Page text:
This afternoon the hubs and I went to Emma’s place at Victory Gardens Biograph in Chicago. An ABLE Ensemble production of Gems Unseen. A.B.L.E stands for Artist Breaking Limits and Expectations. The ABLE group stands alongside the students with disabilities and recites the lines to them so they can in turn recite the line. There is no pressure for the kids to remember their lines and they get to participate in a live onstage productions for their families, friends and community.
Unseen Gems is a production of 4 stories “about 4 very different people and the talents and strengths that lie beneath the surface. Over the course of 10 weeks, the cast of 21 actors with developmental differences, supported by a team of teaching artists and volunteers, devised their own tales for performance. Working in a variety of mediums including, scenes, monologues, movement and music, the group will share their true colors and diverse talents.”
Watching Emma and the actors perform was absolutely amazing. They told stories about people being beautiful on the inside and what that looks like, the outside doesn’t mean anything if the inside is ugly.
For the event I had our babysitter from 11am till 6pm. We all went out to dinner afterwards and talked about the show. I can’t explain how proud I was of Emma, Johnny’s BFF. I was honored to be at that table with Emma’s family and friends.
As I walked into my house at 6pm my son turned around from the table and shouted “asshole!” I guess my presence startled him at that moment. His sitter reported that he was great all day with the exception of one incident with the dog, but everyone is fine. I talked about the show a little while Johnny started chanting over me and calling my name. I missed him all day but at that moment I could feel my sadness coming in.
After the sitter left I tried to explain to John where we were. Even at John’s
Age of 12 years old, he would never sit still or stop making loud noises at a venue like the Biograph, which is why we couldn’t bring him.
I said, “Someday Johnny I would love if you could come to one of Emma’s shows with us?” John looked at me and said “I can’t wait!” He must have heard that from somewhere as an appropriate response and used it on me. I actually had butterflies thinking that he may want to do something like that someday. Then, he looked at me and said “Chuck E Cheese?” and I said, “Yes, Johnny you are still going to Chuck E Cheese tomorrow, you earned it”.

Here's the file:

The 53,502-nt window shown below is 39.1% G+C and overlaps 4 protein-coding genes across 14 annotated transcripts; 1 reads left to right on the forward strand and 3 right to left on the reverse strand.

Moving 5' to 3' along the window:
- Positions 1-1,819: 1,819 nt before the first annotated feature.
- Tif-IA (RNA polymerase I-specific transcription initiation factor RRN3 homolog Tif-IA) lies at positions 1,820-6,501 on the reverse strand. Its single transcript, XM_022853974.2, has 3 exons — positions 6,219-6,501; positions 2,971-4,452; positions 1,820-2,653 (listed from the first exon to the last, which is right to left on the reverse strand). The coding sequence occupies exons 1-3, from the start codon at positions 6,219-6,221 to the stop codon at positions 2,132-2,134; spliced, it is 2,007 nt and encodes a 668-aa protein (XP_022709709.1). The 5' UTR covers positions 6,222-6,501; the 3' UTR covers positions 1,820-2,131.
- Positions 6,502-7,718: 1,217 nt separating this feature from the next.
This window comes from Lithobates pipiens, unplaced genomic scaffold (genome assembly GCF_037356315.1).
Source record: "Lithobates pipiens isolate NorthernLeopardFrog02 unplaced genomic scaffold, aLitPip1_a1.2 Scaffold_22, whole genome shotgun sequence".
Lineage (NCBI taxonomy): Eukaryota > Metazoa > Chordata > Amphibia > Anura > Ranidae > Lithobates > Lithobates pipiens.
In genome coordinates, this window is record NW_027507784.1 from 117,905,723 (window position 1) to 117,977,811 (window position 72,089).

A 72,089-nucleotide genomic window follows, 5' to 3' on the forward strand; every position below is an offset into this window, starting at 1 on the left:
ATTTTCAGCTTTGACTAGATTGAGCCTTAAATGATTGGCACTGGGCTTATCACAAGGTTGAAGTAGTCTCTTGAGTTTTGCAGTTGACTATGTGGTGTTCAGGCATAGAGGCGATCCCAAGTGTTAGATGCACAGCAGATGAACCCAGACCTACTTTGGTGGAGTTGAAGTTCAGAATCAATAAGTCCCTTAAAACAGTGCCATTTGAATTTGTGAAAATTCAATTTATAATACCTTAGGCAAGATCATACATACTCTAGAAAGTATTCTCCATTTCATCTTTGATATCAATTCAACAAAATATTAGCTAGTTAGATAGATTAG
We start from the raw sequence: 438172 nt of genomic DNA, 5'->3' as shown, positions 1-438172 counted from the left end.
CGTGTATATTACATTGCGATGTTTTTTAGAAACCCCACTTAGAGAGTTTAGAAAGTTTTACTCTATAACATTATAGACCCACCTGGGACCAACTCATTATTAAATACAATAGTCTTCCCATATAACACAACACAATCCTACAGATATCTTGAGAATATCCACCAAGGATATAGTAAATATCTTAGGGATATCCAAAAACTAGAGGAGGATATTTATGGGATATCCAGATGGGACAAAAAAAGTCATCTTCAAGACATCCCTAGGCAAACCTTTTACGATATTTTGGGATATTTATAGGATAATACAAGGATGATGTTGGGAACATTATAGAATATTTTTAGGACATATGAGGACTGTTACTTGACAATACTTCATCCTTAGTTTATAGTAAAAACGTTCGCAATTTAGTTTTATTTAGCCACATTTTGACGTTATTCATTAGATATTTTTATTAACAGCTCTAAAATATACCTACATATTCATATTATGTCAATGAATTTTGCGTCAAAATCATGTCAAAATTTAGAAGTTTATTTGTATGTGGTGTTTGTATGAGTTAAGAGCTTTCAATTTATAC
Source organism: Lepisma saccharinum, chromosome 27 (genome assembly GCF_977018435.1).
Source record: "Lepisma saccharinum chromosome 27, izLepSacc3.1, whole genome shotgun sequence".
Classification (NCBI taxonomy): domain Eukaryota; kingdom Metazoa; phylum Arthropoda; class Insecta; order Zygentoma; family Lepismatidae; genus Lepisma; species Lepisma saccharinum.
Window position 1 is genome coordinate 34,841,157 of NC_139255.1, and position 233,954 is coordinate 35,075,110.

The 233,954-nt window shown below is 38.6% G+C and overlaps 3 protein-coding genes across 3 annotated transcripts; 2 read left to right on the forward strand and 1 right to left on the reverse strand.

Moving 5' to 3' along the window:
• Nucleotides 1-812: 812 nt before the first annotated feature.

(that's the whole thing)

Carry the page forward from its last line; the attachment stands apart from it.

He needed to make sure I wasn’t upset with him and he still earned it.
I am grateful John can be pleased with so little. He loves Disney, Chuck E Cheese, black popcorn, Wheel of Fortune and taking baths. I could walk through Target for hours without him asking me to buy him a thing. I could drive across the country and he wouldn’t ask for a thing other than the items I just listed.
It’s what he needs to function I cannot give him. The sensory processing, the moments in his head that he can’t control, the anxiety and fear when he meets someone new or goes to a new place. The ability to control his cursing, outburst and frustration. I can’t always give him a quiet place. We have to go out into the world, it’s a requirement to living.
All the things that are important to me mean nothing to him. For example, being able to go to the movies as a family or checking out the latest kid’s venue. Time spent together as a family. I understand that most kids don’t want to hang out with their family but when they grow up they are grateful for those moments and talk about them around the holiday dinners. They reminisce how mom and dad made them do this and that and how they hated it but are so happy they did now. What will we have to talk about in 20 years? How John stayed home while we went to the plays and movies because John just couldn’t handle it? Furthermore, his uncles and aunts aren’t breaking the door down to spend some quality time with him like they do with the rest of the kids. We are all we have to make memories.
Writing this just makes me even more grateful for Special Olympics! Being a part of something big!
His anxiety, cursing and isolation seem to be the norm these days. His obsession with his schedule is getting worse. I am so grateful for his school where he loves to hang out with his 12 other classmates. However, I am already thinking about his transition to high school and how hard that is going to be for him. I feel like I am always ON, never turning off the worry and anxiety of his future.
Regardless of John’s struggles #ISeeYourLight
I see the beauty inside. The boy that makes people laugh. When he arrives at school and has two of the crankiest people on earth glowing when they see him coming. He changes peoples. He makes people stop and look up and be grateful. So that is what I will talk about at the table in 20 years’ time. How my extraordinary little man changed so many lives just by being present in his own unique way. #ISeeYourLight I love you Everyday!